In Conversation with Tilak Pariyar
Vidya Bhushan Rawat, a Radical Humanist, political analyst and human rights activist based in Delhi, speaks to Tikal Pariyar, Nepal
Tilak Pariyar is Member Central Committee, Communist Party of Nepal. He is the first member of the Dalit community to have reached to such a high level of position in his party. A very senior member of the party, Tilak Pariyar is senior to many of the top leaders of the party. He is a very articulate politician who got his degree from Delhi University. He has been very vocal on the issues of Dalits and other marginalised and is fighting for their representation in his party.
Together they start the conversation with Electoral Reforms (proportional representation) as key and central focus of the conversation, with periphery of reforms in Political parties and how to control dictatorial behaviour in Political leadership. They debate over equal participation and justified participation of all sections of society in politics, political parties and governance. The idea of Right to Recall is deliberated in the same light. Honourable participation of all sections of society is important for better governance and judicial system.
They talk of reforms and revolution, and how to go ahead with it, also the people’s movements and the contribution towards the goal of upliftment of the depressed. Also the idea of leadership from community or from outside the community is debated.
They discuss the political scenario with the backdrop of Individualism, Brahmanwad, Maoism, Feudalism, Communalism and leftist ideology with centre of Dalit and people movement. And also why Dalits fail to get space in political parties.
He highlights the journey of Dalits so far in the history of Nepal, analyses it against the backdrop of current scenario and discusses untouchability and its various forms. Even the Army was prone to practice of untouchability. The Dalits are the ones who have sacrificed and suffered the most in the Maoist movement of Nepal.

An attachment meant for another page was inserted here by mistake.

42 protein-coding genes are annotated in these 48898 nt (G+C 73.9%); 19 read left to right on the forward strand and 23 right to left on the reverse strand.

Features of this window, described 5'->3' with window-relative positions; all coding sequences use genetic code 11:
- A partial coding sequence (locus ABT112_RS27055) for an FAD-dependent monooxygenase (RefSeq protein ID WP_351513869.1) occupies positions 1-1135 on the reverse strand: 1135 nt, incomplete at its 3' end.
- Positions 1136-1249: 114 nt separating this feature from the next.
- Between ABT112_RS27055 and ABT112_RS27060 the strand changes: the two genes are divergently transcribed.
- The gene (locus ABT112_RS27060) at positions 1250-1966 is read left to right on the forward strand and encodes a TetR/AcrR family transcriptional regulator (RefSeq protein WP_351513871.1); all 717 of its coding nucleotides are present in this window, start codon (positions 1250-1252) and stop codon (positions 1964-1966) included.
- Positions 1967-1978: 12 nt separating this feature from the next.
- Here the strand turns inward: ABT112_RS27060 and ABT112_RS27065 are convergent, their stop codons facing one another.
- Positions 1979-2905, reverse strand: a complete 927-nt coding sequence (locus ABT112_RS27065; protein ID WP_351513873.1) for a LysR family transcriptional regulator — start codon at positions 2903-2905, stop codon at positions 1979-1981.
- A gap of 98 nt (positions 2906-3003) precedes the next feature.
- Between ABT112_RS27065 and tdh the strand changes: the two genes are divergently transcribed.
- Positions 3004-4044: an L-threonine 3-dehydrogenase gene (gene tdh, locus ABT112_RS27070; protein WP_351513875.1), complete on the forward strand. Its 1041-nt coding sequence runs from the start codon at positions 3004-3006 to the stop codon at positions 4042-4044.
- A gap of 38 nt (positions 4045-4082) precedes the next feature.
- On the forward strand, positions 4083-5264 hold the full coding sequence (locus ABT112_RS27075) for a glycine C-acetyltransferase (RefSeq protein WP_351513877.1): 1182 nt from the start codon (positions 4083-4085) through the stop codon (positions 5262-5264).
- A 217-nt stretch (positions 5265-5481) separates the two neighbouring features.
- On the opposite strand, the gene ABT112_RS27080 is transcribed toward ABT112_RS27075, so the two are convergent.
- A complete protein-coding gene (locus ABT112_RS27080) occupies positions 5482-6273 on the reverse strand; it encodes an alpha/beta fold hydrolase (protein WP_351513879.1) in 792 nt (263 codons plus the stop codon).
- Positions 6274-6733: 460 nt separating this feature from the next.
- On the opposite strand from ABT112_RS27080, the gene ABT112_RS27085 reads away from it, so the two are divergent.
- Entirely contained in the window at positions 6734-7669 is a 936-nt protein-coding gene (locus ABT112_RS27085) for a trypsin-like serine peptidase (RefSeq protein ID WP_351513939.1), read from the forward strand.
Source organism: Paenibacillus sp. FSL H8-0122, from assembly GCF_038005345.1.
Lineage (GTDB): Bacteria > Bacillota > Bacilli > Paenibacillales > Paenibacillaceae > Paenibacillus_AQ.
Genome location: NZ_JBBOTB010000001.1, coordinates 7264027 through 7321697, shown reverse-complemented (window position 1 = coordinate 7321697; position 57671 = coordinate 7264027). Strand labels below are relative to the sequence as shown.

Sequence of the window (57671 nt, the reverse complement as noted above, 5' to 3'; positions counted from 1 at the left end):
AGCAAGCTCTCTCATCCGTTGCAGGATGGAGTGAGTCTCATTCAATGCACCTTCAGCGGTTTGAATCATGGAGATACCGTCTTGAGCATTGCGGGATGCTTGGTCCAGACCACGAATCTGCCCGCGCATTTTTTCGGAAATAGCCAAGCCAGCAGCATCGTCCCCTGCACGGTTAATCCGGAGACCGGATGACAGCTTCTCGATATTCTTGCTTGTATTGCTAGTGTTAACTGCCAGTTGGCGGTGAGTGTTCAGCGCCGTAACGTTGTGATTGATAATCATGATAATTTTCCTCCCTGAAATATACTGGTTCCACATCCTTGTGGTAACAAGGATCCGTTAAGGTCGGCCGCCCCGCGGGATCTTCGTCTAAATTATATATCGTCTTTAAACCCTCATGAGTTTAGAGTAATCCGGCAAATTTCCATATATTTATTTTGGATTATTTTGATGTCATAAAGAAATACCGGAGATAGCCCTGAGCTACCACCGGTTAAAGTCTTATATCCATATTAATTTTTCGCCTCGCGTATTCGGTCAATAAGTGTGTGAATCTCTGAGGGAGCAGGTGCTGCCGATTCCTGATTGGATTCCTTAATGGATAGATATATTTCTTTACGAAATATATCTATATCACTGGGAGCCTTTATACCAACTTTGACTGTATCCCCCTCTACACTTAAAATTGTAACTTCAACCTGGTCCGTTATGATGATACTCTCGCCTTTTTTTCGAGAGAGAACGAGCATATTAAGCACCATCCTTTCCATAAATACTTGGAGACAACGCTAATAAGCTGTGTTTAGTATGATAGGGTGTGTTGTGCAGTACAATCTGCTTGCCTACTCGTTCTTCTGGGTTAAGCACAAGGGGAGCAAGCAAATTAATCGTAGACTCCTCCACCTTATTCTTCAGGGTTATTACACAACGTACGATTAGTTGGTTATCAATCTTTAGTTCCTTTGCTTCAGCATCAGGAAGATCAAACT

Questions are raised on the totality of the Dalits and why certain castes from the Dalits and specific regions are not included in mainstream Dalit movement and reforms. Is there an discrimination between different castes of Dalitfold. How the Dalits from caste which involved in “Dirty Occupation” be integrated in mainstream.
He explains how he spoke for representation be given to Dom in parliament, Sunita Dom, and the need for such inclusive governance. He explains the professional difficulties of the Dom and their sub castes, and how they are dealing with the issues, especially with respect to Manual Scavenging.
It has to be noted that the upper caste who are involved in the domain of Manual Scavenging are only contractors and not the ground personnel. The ground work is still being done by the Lowest caste and they face discrimination and untouchability at various levels.
They also discuss the shortfalls of Nepal Constitution and how it needs to be improved keeping the larger interest of the people of Nepal. They broaden the definition of Politics to suit the interest of people, socially, culturally, scientifically, beyond self-interest.
During the conversations, it also figures how the communists failed to give Dalits the due justice, representation and recognition. They always spoke of the oppressed but feared the use of term Dalits. He highlights the need of reforms within the communists themselves and also seeks clarity on their ideological stand.
Tilak, promises to bring this debate in his party and see reforms with respect to the Dalits. He also says to take this issue in governance and other groups to discuss their upliftment within the framework of Constitution, while humbly accepting the framework also needs to be reframed.
They discuss on the Madheshi and Indian government interference with the movement at the borders, while being of firm opinion that this is an internal matter and should be dealt by the people of Nepal ONLY.